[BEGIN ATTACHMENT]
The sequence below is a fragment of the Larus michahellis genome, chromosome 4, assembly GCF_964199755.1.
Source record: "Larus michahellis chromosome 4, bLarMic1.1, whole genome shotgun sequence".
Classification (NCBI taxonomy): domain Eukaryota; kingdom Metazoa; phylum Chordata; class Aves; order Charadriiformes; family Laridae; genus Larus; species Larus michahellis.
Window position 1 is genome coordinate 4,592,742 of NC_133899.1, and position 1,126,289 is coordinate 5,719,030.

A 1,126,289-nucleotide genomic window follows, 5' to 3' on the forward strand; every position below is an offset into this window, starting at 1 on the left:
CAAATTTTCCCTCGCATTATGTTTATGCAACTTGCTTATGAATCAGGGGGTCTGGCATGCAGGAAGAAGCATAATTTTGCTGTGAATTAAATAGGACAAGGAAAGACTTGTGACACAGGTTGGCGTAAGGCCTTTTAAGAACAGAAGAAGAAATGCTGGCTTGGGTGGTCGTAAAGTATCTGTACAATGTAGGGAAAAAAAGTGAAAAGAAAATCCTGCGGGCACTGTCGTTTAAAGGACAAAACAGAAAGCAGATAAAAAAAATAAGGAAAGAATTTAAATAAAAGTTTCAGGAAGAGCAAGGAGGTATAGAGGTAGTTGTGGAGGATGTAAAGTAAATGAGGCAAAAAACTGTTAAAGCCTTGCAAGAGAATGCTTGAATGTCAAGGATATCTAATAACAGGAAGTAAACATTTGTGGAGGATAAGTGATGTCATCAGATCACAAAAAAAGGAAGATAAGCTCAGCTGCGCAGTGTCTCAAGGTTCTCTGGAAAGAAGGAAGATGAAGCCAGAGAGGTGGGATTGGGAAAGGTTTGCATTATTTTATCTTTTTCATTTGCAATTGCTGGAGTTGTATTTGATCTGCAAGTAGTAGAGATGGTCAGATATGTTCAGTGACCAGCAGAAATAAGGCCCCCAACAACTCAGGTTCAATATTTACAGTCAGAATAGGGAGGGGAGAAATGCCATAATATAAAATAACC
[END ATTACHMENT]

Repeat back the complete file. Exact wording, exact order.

The sequence below is a fragment of the Larus michahellis genome, chromosome 4, assembly GCF_964199755.1.
Source record: "Larus michahellis chromosome 4, bLarMic1.1, whole genome shotgun sequence".
Classification (NCBI taxonomy): domain Eukaryota; kingdom Metazoa; phylum Chordata; class Aves; order Charadriiformes; family Laridae; genus Larus; species Larus michahellis.
Window position 1 is genome coordinate 4,592,742 of NC_133899.1, and position 1,126,289 is coordinate 5,719,030.

A 1,126,289-nucleotide genomic window follows, 5' to 3' on the forward strand; every position below is an offset into this window, starting at 1 on the left:
CAAATTTTCCCTCGCATTATGTTTATGCAACTTGCTTATGAATCAGGGGGTCTGGCATGCAGGAAGAAGCATAATTTTGCTGTGAATTAAATAGGACAAGGAAAGACTTGTGACACAGGTTGGCGTAAGGCCTTTTAAGAACAGAAGAAGAAATGCTGGCTTGGGTGGTCGTAAAGTATCTGTACAATGTAGGGAAAAAAAGTGAAAAGAAAATCCTGCGGGCACTGTCGTTTAAAGGACAAAACAGAAAGCAGATAAAAAAAATAAGGAAAGAATTTAAATAAAAGTTTCAGGAAGAGCAAGGAGGTATAGAGGTAGTTGTGGAGGATGTAAAGTAAATGAGGCAAAAAACTGTTAAAGCCTTGCAAGAGAATGCTTGAATGTCAAGGATATCTAATAACAGGAAGTAAACATTTGTGGAGGATAAGTGATGTCATCAGATCACAAAAAAAGGAAGATAAGCTCAGCTGCGCAGTGTCTCAAGGTTCTCTGGAAAGAAGGAAGATGAAGCCAGAGAGGTGGGATTGGGAAAGGTTTGCATTATTTTATCTTTTTCATTTGCAATTGCTGGAGTTGTATTTGATCTGCAAGTAGTAGAGATGGTCAGATATGTTCAGTGACCAGCAGAAATAAGGCCCCCAACAACTCAGGTTCAATATTTACAGTCAGAATAGGGAGGGGAGAAATGCCATAATATAAAATAACC